Home System Design Tutorial Using cache and Redux to make your App blazing fast

Using cache and Redux to make your App blazing fast

Let’s say we are designing a social networking app and call it Nlognconnect and we will try to make is fast using cache first policy and Redux state management tool.

Nlognconnect will work by automatically pushing data to the users/client device, instead of waiting for a client to explicitly request it. But there is an issue using only this approach and that is a blank screen for a while.

As a user turns up the Nlognconnect app, and if his bandwidth/connectivity is low, in such case user will experience an empty white screen for a while until something is not fetched from the server. This behavior is certainly not desirable.

The only way to render content on the users’ phone, as soon as he/she fires up the Nlognconnect app is to use the Cache first rendering approach which means painting stale/cached news feeds on the users’ phone for a short period of time. This means whenever a user opens up the Nlognconnect app, they will see a cached copy of old feeds rendered on their phone, until the fresh stories/feed is not ready. Once fresh data is fully fetched, it will replace the cached data.

Hence will use Redux to manage the state for implementing the above solution. We will store a subset of the Redux store on the client in an indexedDB table and then render the store when the Nlognconnect app first loads.

Redux + cache to improve rendering time.

The above problem sounds like a good solution, but there is a problem with the above solution. If the user interacts with the cached state, the changes will be lost, when the new state arrives from the server and populates itself on the user screen.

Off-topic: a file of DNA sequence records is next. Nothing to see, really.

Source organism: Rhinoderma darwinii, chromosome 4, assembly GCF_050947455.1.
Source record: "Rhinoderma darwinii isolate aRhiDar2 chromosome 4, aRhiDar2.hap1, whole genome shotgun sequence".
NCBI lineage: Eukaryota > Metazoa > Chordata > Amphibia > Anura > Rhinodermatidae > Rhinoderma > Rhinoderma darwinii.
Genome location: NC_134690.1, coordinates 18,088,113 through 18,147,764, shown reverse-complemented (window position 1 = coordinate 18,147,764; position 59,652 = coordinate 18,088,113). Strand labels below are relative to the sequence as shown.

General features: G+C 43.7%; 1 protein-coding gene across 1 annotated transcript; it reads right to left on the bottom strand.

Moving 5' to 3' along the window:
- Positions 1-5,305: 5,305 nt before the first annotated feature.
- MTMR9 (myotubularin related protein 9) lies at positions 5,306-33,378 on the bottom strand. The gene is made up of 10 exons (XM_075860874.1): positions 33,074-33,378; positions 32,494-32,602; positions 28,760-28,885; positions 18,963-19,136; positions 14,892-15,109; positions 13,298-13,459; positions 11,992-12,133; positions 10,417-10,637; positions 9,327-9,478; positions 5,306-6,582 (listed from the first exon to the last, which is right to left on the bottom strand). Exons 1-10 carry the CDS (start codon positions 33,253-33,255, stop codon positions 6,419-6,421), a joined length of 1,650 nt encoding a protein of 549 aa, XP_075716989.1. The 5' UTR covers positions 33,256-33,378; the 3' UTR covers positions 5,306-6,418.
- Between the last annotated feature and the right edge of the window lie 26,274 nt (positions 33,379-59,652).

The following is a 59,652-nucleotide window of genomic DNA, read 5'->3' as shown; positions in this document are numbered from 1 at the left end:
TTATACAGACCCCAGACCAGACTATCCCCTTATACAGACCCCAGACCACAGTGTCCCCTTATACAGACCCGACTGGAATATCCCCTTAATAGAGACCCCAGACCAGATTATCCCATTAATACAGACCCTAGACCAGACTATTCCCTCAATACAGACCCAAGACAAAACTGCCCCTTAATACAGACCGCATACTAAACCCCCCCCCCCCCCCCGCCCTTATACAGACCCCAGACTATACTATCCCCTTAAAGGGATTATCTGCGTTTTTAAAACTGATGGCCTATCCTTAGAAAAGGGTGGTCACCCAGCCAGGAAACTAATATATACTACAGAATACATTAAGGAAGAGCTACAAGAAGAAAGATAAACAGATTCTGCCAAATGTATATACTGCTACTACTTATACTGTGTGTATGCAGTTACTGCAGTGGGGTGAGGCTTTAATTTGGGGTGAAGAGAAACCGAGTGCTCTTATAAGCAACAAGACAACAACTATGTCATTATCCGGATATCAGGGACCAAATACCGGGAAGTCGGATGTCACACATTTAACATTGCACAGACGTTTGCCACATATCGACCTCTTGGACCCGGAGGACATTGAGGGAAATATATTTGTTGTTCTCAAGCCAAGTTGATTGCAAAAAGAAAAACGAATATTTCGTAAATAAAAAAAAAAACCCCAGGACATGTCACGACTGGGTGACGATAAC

Let’s say, we have cached, 2 posts for a user. When the user fires up the application and is not connected to the internet or fresh data is not ready. The user will only see the old feeds. In case the user will interact with any post, say he likes one post, but once the latest feeds are ready, it will overwrite that post with a copy that doesn’t include the like action that the user applied to the cached copy (as shown in the diagram).

The naive way of using Redux to display a cached post
The naive way of using Redux to display a cached post. Source: Instagram Engineering Blog.

This is a serious problem. To solve this issue we have to design our app in such a way that all the interaction with the cached data, should not be lost, but staged with the freshly fetched data and these interactions become permanent.

The flow of fetching new post should be as follows:

  1. As soon as page loads, display the cached state to the user and send a request for new data to the server.
  2. Create a staged subset of the Redux state.
  3. While the fresh content is being fetched, we have to store every interaction with the cached posts.
  4. Once the request is ready, we apply all the interaction with the cached post and the fresh data to the staged state.
  5. Replace the current state with the committed staged state.

The efficient way of using Redux to display a cached post.
The efficient way of using Redux to display a cached post. Source: Instagram Engineering Blog.

Using cache first policy and redux for rendering will provide a significant improvement in the rendering time.

This is how we can efficiently use Redux display cached post to a user and make his interactions permanent giving the user a feel, that whatever he sees is fresh and the app is blazing fast.

Did, we miss something, or do you want to add some other key points?🤔
Please comment.

Do you know System Design is a very important topic in product based company interviews and almost every tech giant asks it? At Nlogn we have a dedicated section for system design to help you prepare. Read here.  

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